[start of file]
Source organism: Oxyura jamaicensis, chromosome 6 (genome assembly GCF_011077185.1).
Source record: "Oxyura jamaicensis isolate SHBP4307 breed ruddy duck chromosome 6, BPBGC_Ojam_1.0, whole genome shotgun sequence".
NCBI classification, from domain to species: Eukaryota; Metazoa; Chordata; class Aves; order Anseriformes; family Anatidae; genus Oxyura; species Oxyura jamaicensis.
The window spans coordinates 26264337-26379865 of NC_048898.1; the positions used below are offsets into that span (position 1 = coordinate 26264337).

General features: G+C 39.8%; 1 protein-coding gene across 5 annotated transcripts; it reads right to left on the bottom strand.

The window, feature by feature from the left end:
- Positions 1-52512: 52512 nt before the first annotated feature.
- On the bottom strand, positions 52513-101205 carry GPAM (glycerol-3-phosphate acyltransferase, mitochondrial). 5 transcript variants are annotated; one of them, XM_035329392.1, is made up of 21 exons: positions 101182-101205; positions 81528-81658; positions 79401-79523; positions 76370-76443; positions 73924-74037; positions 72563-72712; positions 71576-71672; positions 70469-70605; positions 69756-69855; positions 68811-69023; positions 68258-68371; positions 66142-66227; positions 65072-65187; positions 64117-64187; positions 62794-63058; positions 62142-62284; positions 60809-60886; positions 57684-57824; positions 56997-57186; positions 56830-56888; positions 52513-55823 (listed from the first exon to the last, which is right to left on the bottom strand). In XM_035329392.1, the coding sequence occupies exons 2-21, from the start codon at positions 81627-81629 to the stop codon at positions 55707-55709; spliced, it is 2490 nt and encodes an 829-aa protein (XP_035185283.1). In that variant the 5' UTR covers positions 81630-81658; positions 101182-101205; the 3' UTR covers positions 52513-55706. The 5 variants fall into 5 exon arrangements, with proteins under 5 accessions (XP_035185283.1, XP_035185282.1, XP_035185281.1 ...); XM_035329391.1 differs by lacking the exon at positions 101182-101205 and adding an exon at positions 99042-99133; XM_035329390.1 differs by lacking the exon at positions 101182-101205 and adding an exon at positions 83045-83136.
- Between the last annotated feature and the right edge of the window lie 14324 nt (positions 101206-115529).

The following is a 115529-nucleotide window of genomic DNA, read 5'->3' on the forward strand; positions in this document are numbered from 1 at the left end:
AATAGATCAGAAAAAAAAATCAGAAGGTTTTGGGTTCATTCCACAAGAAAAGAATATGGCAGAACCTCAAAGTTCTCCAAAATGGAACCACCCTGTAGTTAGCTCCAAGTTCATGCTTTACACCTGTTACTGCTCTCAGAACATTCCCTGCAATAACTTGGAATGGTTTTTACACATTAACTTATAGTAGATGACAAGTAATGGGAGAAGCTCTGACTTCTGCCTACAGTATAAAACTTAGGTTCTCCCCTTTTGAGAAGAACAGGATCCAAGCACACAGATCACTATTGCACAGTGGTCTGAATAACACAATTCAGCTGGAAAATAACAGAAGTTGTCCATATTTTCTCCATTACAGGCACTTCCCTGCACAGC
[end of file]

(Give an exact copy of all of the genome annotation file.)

Source organism: Oxyura jamaicensis, chromosome 6 (genome assembly GCF_011077185.1).
Source record: "Oxyura jamaicensis isolate SHBP4307 breed ruddy duck chromosome 6, BPBGC_Ojam_1.0, whole genome shotgun sequence".
NCBI classification, from domain to species: Eukaryota; Metazoa; Chordata; class Aves; order Anseriformes; family Anatidae; genus Oxyura; species Oxyura jamaicensis.
The window spans coordinates 26264337-26379865 of NC_048898.1; the positions used below are offsets into that span (position 1 = coordinate 26264337).

General features: G+C 39.8%; 1 protein-coding gene across 5 annotated transcripts; it reads right to left on the bottom strand.

The window, feature by feature from the left end:
- Positions 1-52512: 52512 nt before the first annotated feature.
- On the bottom strand, positions 52513-101205 carry GPAM (glycerol-3-phosphate acyltransferase, mitochondrial). 5 transcript variants are annotated; one of them, XM_035329392.1, is made up of 21 exons: positions 101182-101205; positions 81528-81658; positions 79401-79523; positions 76370-76443; positions 73924-74037; positions 72563-72712; positions 71576-71672; positions 70469-70605; positions 69756-69855; positions 68811-69023; positions 68258-68371; positions 66142-66227; positions 65072-65187; positions 64117-64187; positions 62794-63058; positions 62142-62284; positions 60809-60886; positions 57684-57824; positions 56997-57186; positions 56830-56888; positions 52513-55823 (listed from the first exon to the last, which is right to left on the bottom strand). In XM_035329392.1, the coding sequence occupies exons 2-21, from the start codon at positions 81627-81629 to the stop codon at positions 55707-55709; spliced, it is 2490 nt and encodes an 829-aa protein (XP_035185283.1). In that variant the 5' UTR covers positions 81630-81658; positions 101182-101205; the 3' UTR covers positions 52513-55706. The 5 variants fall into 5 exon arrangements, with proteins under 5 accessions (XP_035185283.1, XP_035185282.1, XP_035185281.1 ...); XM_035329391.1 differs by lacking the exon at positions 101182-101205 and adding an exon at positions 99042-99133; XM_035329390.1 differs by lacking the exon at positions 101182-101205 and adding an exon at positions 83045-83136.
- Between the last annotated feature and the right edge of the window lie 14324 nt (positions 101206-115529).

The following is a 115529-nucleotide window of genomic DNA, read 5'->3' on the forward strand; positions in this document are numbered from 1 at the left end:
AATAGATCAGAAAAAAAAATCAGAAGGTTTTGGGTTCATTCCACAAGAAAAGAATATGGCAGAACCTCAAAGTTCTCCAAAATGGAACCACCCTGTAGTTAGCTCCAAGTTCATGCTTTACACCTGTTACTGCTCTCAGAACATTCCCTGCAATAACTTGGAATGGTTTTTACACATTAACTTATAGTAGATGACAAGTAATGGGAGAAGCTCTGACTTCTGCCTACAGTATAAAACTTAGGTTCTCCCCTTTTGAGAAGAACAGGATCCAAGCACACAGATCACTATTGCACAGTGGTCTGAATAACACAATTCAGCTGGAAAATAACAGAAGTTGTCCATATTTTCTCCATTACAGGCACTTCCCTGCACAGC